Lori Loughlin is gearing up for an intense legal battle in 2020. As the Fuller House actress gets ready to face the music for her involvement in the college admissions scandal, the Los Angeles times just released a report that suggests USC questioned whether Loughlin's daughters were actually athletes a year before news of the scandal broke to the public.
According to the LA Times, Marymount High School, which was attended by Olivia Jade Giannulli and Isabella Giannulli, contacted USC after the girls were accepted as athletes. In an email obtained by the Times, a USC employe wrote Marymount High School "doesn't think either of the students are serious crew participants."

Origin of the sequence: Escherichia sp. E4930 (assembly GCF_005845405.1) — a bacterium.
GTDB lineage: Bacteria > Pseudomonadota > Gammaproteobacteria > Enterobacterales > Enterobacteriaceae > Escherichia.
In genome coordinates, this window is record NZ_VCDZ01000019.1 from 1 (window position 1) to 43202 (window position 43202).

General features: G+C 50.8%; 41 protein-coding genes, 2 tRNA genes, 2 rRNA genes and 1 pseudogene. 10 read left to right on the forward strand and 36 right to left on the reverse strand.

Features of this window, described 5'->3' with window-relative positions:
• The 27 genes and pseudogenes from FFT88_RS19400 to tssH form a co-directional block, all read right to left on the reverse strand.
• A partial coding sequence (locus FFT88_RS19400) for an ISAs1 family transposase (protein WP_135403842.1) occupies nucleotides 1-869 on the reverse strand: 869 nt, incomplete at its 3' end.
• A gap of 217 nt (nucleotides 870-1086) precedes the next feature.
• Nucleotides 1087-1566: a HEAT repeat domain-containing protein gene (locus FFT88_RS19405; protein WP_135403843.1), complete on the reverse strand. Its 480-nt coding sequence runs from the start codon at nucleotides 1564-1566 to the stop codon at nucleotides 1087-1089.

Following the initial inquiry about Olivia Jade and Isabella's athleticism, the third-ranking administrator in USC's athletic department, Donna Heinel, was asked to dig deeper. Heinel then informed USC that Loughlin's daughters rowed for a "competitive" club. She also reported that USC's coach believed Olivia Jade "has talent" as a rower.
According to the prosecutors, however, Heinel was involved in the college admissions scandal from the beginning. She reportedly personally presented Olivia Jade and Isabella as recruited "elite" coxswains to a USC admissions committee. The committee then approve them both for admissions based on "falsified athletic credentials." Loughlin, along with her husband Mossimo Giannulli, paid Heinel $50k, which Heinel then deposited into a USC account.
Loughlin and Gianulli are charged with one count of conspiracy to commit federal programs bribery, money laundering conspiracy, conspiracy to commit mail and write fraud and honest services mail and wire fraud. They face up to 50 years in prison if they're found guilty.